Saturday, May 26, 2012


            I have been studying the story of Shadrach, Meshach and Abednego in Daniel 3. This is one of those stories that is a standard in Sunday School curriculum. It is the story of three brave, young men who stand up against an evil king and trust God. They are thrown into the fiery furnace, but God miraculously saves them. It is a great story of God’s power and his provision for his people.

            The most important part of the story, for me, is found in Daniel 3:17-18. “If we are thrown into the blazing furnace, the God we serve is able to save us from it, and he will rescue us from your hand, O king. But even if he does not, we want you to know, O king, that we will not serve your gods or worship the image of gold you have set up." The true depth of their faith is declared in that simple phrase, “But even if he does not…”

            That is the kind of faith that I want to have. I want to have and “even if” kind of faith that will remain strong and true in the face of difficulties. Unfortunately, we often fall into an “only if” kind of faith. We will serve God “only if” we feel it is reasonable. We will trust God “only if” he takes away our pain, illness, problem, etc. We will follow Christ “only if” He makes life easy for us.

            Many people with an “only if” faith have become discouraged and have given up. They are disappointed when God does not live up to all of their expectations. When their prayers are not answered the way they want them to be, they conclude that faith doesn’t work.

            At the heart of this issue is the question, “What is the object of our faith?” If the object of our faith is what we can get from God (pleasure, protection, power), then we will develop an “only if” faith. If the object of our faith is God himself (experiencing his love, grace and mercy), then we will develop an “even if” faith. Tim Keller, in his book The Prodigal God, pinpoints the real issue for us. Do we want a genuine relationship with the Father, or are we only interested in what we can get from the Father?

            Shadrach, Meshach and Abednego were devoted to the Living God. They literally put their lives in His hands. They knew that, no matter what, they had to take their stand with God. The Apostle Paul lived the same kind of life. He faced all kinds of challenges and difficulties, yet he remained true to Christ. Paul summed up his passion for Christ in Philippians 3:7-11.
            But whatever was to my profit I now consider loss for the sake of Christ. What is more, I consider everything a loss compared to the surpassing greatness of knowing Christ Jesus my Lord, for whose sake I have lost all things. I consider them rubbish, that I may gain Christ and be found in him, not having a righteousness of my own that comes from the law, but that which is through faith in Christ--the righteousness that comes from God and is by faith. I want to know Christ and the power of his resurrection and the fellowship of sharing in his sufferings, becoming like him in his death, and so, somehow, to attain to the resurrection from the dead.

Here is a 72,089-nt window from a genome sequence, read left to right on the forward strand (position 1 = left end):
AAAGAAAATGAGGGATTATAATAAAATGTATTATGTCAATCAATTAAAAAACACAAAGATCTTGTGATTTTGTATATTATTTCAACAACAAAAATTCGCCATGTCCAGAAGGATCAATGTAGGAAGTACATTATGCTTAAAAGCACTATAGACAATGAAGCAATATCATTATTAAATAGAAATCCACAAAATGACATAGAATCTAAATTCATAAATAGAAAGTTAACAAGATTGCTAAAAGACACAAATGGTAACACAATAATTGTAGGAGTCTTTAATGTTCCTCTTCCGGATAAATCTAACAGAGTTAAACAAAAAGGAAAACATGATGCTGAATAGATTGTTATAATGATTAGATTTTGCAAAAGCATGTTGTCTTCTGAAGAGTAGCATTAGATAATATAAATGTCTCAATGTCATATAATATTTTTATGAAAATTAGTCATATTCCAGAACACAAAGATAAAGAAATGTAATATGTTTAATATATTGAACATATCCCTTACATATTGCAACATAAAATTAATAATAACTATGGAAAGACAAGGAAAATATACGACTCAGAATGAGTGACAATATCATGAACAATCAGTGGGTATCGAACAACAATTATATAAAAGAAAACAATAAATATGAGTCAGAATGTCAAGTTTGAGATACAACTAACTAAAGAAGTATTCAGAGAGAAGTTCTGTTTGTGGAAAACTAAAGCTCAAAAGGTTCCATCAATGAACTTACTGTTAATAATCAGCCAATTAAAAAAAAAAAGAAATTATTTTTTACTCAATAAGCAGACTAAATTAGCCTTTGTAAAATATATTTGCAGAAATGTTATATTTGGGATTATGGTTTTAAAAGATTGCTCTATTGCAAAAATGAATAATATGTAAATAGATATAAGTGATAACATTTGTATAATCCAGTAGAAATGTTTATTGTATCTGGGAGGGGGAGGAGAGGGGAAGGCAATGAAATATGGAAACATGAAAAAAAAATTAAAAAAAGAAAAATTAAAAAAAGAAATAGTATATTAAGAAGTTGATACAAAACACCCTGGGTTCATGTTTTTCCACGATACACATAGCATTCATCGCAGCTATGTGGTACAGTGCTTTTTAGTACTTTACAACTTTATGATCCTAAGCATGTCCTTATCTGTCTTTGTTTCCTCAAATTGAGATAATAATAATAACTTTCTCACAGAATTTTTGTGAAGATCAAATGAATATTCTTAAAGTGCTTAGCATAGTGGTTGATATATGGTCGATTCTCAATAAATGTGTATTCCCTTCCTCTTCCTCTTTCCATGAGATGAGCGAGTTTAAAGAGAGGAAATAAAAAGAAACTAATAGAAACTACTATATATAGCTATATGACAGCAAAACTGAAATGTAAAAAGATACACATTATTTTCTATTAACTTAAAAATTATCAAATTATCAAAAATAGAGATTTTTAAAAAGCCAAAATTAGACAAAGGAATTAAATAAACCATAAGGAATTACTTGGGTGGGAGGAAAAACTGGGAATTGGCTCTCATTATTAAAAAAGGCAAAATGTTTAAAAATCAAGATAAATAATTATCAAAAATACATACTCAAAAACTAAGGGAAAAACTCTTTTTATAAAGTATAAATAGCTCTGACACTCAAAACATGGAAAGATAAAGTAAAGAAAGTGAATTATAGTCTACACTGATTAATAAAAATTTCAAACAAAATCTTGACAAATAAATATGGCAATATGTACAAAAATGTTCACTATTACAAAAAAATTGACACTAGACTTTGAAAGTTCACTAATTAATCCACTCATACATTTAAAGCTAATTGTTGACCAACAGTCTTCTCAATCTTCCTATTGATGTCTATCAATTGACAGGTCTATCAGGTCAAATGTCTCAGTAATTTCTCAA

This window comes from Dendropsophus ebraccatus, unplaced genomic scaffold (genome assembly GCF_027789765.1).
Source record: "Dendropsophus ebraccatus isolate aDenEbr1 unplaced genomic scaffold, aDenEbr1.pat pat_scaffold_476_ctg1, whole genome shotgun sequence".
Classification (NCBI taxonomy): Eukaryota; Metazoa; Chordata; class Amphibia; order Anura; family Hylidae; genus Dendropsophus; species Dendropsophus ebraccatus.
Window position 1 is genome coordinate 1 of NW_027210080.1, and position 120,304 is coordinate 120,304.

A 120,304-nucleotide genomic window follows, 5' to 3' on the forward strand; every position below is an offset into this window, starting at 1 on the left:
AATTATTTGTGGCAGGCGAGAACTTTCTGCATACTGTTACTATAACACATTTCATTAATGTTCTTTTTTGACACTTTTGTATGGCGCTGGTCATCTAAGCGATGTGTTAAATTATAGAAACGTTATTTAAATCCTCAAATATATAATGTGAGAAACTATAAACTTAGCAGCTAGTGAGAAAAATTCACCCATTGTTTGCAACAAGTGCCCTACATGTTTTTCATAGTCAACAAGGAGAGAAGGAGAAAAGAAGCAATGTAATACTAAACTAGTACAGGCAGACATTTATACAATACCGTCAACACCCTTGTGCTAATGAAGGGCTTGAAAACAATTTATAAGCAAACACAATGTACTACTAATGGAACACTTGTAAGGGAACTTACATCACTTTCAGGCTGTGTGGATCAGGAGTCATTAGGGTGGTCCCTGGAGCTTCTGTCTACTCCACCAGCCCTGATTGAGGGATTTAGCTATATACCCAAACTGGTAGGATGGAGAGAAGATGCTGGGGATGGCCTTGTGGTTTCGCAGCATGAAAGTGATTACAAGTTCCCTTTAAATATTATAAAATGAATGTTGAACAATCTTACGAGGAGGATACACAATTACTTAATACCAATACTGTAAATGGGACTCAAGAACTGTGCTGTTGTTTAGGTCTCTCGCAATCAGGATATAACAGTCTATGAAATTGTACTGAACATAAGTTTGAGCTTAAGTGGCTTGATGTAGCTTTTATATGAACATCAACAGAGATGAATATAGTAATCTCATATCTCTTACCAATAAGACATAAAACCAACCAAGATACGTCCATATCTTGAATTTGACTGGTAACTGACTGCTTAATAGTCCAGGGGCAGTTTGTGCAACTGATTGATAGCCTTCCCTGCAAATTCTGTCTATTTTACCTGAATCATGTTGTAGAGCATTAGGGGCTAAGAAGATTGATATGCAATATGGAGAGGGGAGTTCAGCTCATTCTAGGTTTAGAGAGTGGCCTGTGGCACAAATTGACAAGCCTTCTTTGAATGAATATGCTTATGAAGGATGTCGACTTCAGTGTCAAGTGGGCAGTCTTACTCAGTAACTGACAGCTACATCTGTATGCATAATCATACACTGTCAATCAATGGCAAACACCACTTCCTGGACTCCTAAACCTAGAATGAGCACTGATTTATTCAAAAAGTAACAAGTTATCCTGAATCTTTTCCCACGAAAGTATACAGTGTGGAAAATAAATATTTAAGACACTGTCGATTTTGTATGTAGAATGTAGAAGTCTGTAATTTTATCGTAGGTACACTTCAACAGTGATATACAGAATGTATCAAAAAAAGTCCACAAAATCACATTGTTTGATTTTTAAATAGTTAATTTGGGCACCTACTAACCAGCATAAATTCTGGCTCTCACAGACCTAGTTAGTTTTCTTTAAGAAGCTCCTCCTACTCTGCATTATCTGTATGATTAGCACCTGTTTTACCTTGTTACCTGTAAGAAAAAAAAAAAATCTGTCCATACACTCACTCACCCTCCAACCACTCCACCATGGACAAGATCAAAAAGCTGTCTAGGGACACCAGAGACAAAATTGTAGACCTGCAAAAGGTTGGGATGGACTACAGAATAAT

In 2 Corinthians 4 Paul again talks about his “even if” faith. But we have this treasure in jars of clay to show that this all-surpassing power is from God and not from us. We are hard pressed on every side, but not crushed; perplexed, but not in despair; persecuted, but not abandoned; struck down, but not destroyed. We always carry around in our body the death of Jesus, so that the life of Jesus may also be revealed in our body. For we who are alive are always being given over to death for Jesus' sake, so that his life may be revealed in our mortal body. So then, death is at work in us, but life is at work in you.
            Therefore we do not lose heart. Though outwardly we are wasting away, yet inwardly we are being renewed day by day. For our light and momentary troubles are achieving for us an eternal glory that far outweighs them all. So we fix our eyes not on what is seen, but on what is unseen. For what is seen is temporary, but what is unseen is eternal. 2 Corinthians 4:7-12, 16-18 (NIV)

            God has an “even if” love for us. He loves us “even if” we fail Him. He loves us so much that he willingly sent Jesus into the world to die for us.  
            This is love: not that we loved God, but that he loved us and sent his Son as an atoning sacrifice for our sins. 1 John 4:10 (NIV)
            But God demonstrates his own love for us in this: While we were still sinners, Christ died for us. Romans 5:8 (NIV)
            What, then, shall we say in response to this? If God is for us, who can be against us? He who did not spare his own Son, but gave him up for us all--how will he not also, along with him, graciously give us all things? Romans 8:31-32 (NIV)

            When it comes to the kind of “even if” faith that Shadrach, Meshach and Abednego had, I am not completely there yet. But that is my goal. I don’t know what challenges are ahead, but I want to take my stand with Christ, no matter what.

            Not that I have already obtained all this, or have already been made perfect, but I press on to take hold of that for which Christ Jesus took hold of me. Brothers, I do not consider myself yet to have taken hold of it. But one thing I do: Forgetting what is behind and straining toward what is ahead, I press on toward the goal to win the prize for which God has called me heavenward in Christ Jesus. Philippians 3:12-14 (NIV)

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